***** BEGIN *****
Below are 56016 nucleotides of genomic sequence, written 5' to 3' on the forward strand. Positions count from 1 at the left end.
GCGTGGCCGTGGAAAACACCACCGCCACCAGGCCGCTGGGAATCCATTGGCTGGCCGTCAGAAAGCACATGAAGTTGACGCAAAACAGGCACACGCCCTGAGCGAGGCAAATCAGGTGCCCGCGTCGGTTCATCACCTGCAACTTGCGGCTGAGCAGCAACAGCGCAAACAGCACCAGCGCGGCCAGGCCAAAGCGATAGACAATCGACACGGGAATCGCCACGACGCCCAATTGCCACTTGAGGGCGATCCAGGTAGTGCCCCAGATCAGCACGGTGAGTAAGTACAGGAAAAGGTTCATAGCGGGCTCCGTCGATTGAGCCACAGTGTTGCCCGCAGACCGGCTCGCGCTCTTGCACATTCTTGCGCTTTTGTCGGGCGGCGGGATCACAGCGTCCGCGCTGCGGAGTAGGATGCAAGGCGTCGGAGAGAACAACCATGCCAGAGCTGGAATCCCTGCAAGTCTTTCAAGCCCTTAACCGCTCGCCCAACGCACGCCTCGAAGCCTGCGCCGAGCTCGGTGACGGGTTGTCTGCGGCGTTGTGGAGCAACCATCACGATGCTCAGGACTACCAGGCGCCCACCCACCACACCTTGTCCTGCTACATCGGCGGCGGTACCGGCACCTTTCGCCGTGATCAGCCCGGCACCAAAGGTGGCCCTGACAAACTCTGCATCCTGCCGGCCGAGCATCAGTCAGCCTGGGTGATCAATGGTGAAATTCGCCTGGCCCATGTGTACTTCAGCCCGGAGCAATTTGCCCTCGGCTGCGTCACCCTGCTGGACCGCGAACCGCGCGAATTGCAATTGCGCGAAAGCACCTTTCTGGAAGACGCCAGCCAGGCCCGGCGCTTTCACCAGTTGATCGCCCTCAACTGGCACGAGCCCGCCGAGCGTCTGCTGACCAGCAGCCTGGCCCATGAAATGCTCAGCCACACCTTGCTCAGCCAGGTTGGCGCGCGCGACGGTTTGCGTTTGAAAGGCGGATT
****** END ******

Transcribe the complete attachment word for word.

Below are 56016 nucleotides of genomic sequence, written 5' to 3' on the forward strand. Positions count from 1 at the left end.
GCGTGGCCGTGGAAAACACCACCGCCACCAGGCCGCTGGGAATCCATTGGCTGGCCGTCAGAAAGCACATGAAGTTGACGCAAAACAGGCACACGCCCTGAGCGAGGCAAATCAGGTGCCCGCGTCGGTTCATCACCTGCAACTTGCGGCTGAGCAGCAACAGCGCAAACAGCACCAGCGCGGCCAGGCCAAAGCGATAGACAATCGACACGGGAATCGCCACGACGCCCAATTGCCACTTGAGGGCGATCCAGGTAGTGCCCCAGATCAGCACGGTGAGTAAGTACAGGAAAAGGTTCATAGCGGGCTCCGTCGATTGAGCCACAGTGTTGCCCGCAGACCGGCTCGCGCTCTTGCACATTCTTGCGCTTTTGTCGGGCGGCGGGATCACAGCGTCCGCGCTGCGGAGTAGGATGCAAGGCGTCGGAGAGAACAACCATGCCAGAGCTGGAATCCCTGCAAGTCTTTCAAGCCCTTAACCGCTCGCCCAACGCACGCCTCGAAGCCTGCGCCGAGCTCGGTGACGGGTTGTCTGCGGCGTTGTGGAGCAACCATCACGATGCTCAGGACTACCAGGCGCCCACCCACCACACCTTGTCCTGCTACATCGGCGGCGGTACCGGCACCTTTCGCCGTGATCAGCCCGGCACCAAAGGTGGCCCTGACAAACTCTGCATCCTGCCGGCCGAGCATCAGTCAGCCTGGGTGATCAATGGTGAAATTCGCCTGGCCCATGTGTACTTCAGCCCGGAGCAATTTGCCCTCGGCTGCGTCACCCTGCTGGACCGCGAACCGCGCGAATTGCAATTGCGCGAAAGCACCTTTCTGGAAGACGCCAGCCAGGCCCGGCGCTTTCACCAGTTGATCGCCCTCAACTGGCACGAGCCCGCCGAGCGTCTGCTGACCAGCAGCCTGGCCCATGAAATGCTCAGCCACACCTTGCTCAGCCAGGTTGGCGCGCGCGACGGTTTGCGTTTGAAAGGCGGATT